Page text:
The History Behind It Proves That Halloween Is The Best Holiday
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The History Behind It Proves That Halloween Is The Best Holiday

Halloween is the best time of the year; here's why.

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The History Behind It Proves That Halloween Is The Best Holiday

As a person born of the divine day of October 31st, one may say I'm a bit biased on the topic of Halloween. However, I can safely say that my opinion is clearly supported by history and cold hard facts. Since this year, I turn 21, I thought it would be fun to show my love of this Holiday by telling its history. So buckle in, we are going on a spooky ride through time.

Halloween started under the name of Samhain, which was a Celtic tradition. The Celtics celebrated Samhain as the end of the year and of harvest since the cold, dead winter was coming. They thought that since the year was dying that the barrier between the worlds of the dead and living would blur. This would allow the ghosts to cross over and destroy crops.

The presence of the dead was also believed to allow greater connections with the Celtic Deities and allow for fortune telling. Thus, the people would put on animal skins, specifically over their heads, and try to tell each other's fortunes. They would also burn huge fires where they would sacrifice crops and animals to their Deities in return for protection of the upcoming cold.

The holiday was then combined with Roman culture when the Romans seized Celtic lands. The Romans celebrated two holidays in October, Feralia was celebrated in honor of the passing of the dead and Pomona in honor of the Goddess of fruit. Fun fact, Pomona's symbol was an apple. Can anyone guess what fall tradition we do with apples? That's right, apple bobbing.

Then, of course, as with most things, Christianity got ahold of the holiday. They dedicated the Pantheon to all Christian saints and martyrs and made November 1st, All Saints day. And, proceeded to make November 2nd All Souls Day, a celebration of the dead. The celebrations would consist of parades of people dressed as devils and angels, as well as giant bonfires.

These celebrations were also known as All-Hallows and the days before, October 31st, was called All-Hallows-Eve. Sound familiar? Yup, it eventually was slurred together to get Halloween.

Halloween was mostly celebrated in New England, but when it came to America, it melted into our societies culture pot of different backgrounds to get the Halloween we have today. It started as a celebration of the harvest where people would gather around and tell stories of the dead and fortunes. When the Irish came to America, escaping their famine, they brought over traditions of Halloween we know more of today.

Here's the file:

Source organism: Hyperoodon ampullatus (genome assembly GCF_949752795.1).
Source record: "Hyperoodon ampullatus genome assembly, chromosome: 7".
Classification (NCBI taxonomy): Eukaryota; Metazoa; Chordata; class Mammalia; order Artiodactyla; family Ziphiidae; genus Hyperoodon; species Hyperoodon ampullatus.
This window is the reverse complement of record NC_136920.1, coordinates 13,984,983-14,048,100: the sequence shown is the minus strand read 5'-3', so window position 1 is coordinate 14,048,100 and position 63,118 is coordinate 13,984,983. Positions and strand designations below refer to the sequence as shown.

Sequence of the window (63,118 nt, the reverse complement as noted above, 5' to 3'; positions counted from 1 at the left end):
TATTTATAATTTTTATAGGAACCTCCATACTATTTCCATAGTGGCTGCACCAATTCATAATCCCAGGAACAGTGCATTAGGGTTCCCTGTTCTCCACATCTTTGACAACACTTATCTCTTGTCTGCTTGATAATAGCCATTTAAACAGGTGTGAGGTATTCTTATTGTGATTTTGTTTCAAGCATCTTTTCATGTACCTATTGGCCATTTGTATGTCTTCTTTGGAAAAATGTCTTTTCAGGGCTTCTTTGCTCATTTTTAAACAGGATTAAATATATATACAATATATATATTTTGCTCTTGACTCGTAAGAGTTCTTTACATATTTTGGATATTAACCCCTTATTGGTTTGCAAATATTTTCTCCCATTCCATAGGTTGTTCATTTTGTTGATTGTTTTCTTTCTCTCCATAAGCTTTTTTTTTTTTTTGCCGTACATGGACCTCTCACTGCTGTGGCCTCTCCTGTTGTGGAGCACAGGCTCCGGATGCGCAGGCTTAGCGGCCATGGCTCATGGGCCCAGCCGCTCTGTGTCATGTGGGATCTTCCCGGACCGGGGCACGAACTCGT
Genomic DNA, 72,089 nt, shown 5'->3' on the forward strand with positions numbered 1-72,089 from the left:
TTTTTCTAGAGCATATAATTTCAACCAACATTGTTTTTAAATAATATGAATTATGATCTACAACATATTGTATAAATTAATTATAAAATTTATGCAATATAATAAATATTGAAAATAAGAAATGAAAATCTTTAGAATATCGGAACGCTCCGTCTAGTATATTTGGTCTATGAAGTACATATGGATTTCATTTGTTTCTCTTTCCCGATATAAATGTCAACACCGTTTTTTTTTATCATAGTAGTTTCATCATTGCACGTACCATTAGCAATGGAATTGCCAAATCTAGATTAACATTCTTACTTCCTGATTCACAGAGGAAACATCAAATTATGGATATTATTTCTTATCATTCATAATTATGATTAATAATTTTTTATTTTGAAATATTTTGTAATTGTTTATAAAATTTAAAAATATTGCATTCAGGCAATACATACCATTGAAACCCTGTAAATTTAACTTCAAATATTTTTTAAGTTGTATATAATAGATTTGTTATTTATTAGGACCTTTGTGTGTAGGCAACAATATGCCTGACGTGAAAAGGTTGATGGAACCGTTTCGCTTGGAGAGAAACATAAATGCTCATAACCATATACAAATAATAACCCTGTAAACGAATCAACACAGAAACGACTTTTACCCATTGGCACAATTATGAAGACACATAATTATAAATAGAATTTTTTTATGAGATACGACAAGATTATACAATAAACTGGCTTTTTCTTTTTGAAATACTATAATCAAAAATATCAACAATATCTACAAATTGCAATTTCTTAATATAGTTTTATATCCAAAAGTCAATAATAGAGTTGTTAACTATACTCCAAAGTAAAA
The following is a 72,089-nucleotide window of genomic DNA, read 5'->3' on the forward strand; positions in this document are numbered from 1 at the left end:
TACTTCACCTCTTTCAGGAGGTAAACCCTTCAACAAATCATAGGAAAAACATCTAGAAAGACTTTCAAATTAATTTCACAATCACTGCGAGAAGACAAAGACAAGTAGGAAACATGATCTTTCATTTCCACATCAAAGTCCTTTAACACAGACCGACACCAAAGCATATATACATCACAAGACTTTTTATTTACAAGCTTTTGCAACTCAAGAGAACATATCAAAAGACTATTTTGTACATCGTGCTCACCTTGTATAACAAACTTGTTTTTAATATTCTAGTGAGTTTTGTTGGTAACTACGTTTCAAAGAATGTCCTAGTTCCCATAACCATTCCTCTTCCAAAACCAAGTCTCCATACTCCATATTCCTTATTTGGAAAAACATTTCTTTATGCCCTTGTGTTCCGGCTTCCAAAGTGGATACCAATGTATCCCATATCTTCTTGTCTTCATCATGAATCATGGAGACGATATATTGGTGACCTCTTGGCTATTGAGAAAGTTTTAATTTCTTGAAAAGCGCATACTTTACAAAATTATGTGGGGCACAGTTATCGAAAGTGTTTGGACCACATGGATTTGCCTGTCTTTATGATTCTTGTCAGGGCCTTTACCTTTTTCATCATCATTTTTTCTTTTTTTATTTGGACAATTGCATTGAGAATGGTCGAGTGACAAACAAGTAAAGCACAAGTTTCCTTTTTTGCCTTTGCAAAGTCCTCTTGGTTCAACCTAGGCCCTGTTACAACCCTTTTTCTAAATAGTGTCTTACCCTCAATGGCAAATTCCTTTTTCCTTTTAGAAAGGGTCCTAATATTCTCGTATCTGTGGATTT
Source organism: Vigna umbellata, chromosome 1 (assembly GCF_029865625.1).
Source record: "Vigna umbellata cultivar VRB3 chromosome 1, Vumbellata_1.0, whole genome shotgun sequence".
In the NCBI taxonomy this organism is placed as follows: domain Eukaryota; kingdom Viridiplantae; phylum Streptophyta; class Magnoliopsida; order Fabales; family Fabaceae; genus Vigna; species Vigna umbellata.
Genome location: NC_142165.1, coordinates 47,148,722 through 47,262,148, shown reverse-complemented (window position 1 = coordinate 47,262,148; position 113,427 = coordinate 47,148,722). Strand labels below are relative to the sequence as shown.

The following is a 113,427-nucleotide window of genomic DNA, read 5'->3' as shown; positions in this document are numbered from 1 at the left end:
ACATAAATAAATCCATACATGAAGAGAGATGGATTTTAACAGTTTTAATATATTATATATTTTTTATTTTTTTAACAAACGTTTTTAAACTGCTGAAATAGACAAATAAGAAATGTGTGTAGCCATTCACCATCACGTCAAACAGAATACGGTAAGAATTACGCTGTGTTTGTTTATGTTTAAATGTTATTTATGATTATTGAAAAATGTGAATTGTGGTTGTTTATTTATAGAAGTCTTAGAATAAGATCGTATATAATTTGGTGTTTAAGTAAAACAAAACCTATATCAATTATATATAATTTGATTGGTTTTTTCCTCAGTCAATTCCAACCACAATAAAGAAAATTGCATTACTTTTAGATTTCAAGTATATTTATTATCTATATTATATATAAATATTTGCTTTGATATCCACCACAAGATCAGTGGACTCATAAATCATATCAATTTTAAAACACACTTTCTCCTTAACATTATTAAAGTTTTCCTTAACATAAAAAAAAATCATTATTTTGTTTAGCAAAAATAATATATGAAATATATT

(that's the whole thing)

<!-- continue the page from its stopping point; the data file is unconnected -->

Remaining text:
Americans began to dress up and go around asking neighbors for food or money. They would carve pumpkins, which was an Irish tradition of carving turnips to ward off evil spirits, such as Stingy Jack. He was a trickster who tricked the Devil into promising he would never collect his soul.

So, when he died he wandered between Heaven and Hell with his favorite food, a turnip that he had hollowed out to light his way. Young women believed they could use witchcraft to find potential lovers using string or mirrors. Eventually, the holiday became less about harvest or supernatural things and became a family holiday.

This lead to our communities who would party and trick or treat together; however, because adults were involved, "tricking" was serious and had a lot to with vandalism. People would avoid this by giving out treats. Around the 1950's, the holiday became directed towards young, which put an end mostly to vandalism.

And, that's how we came to have the holiday we have today. Obviously, today Halloween is associated with numerous different beliefs. Halloween has inspired many tales, such as "Sleepy Hollow" and influences media heavily with the horror genre. The holiday is celebrated in many different ways throughout the world. Some go tricking or treating, while others go to haunted houses. Some plan games and plan activities, while others stay in watching old horror movies.

Many partake in rituals involving their religion. My favorite part of Halloween is the horror and myth. I love visiting graveyards and telling ancient tales. But, I personally do all of the above and that's what makes Halloween so amazing. Anyone can celebrate it in any way. Halloween is a time of chill autumn air and spooky stories and community. Out of all the holidays, I believe Halloween is the only that truly brings people together.

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This article has not been reviewed by Odyssey HQ and solely reflects the ideas and opinions of the creator.
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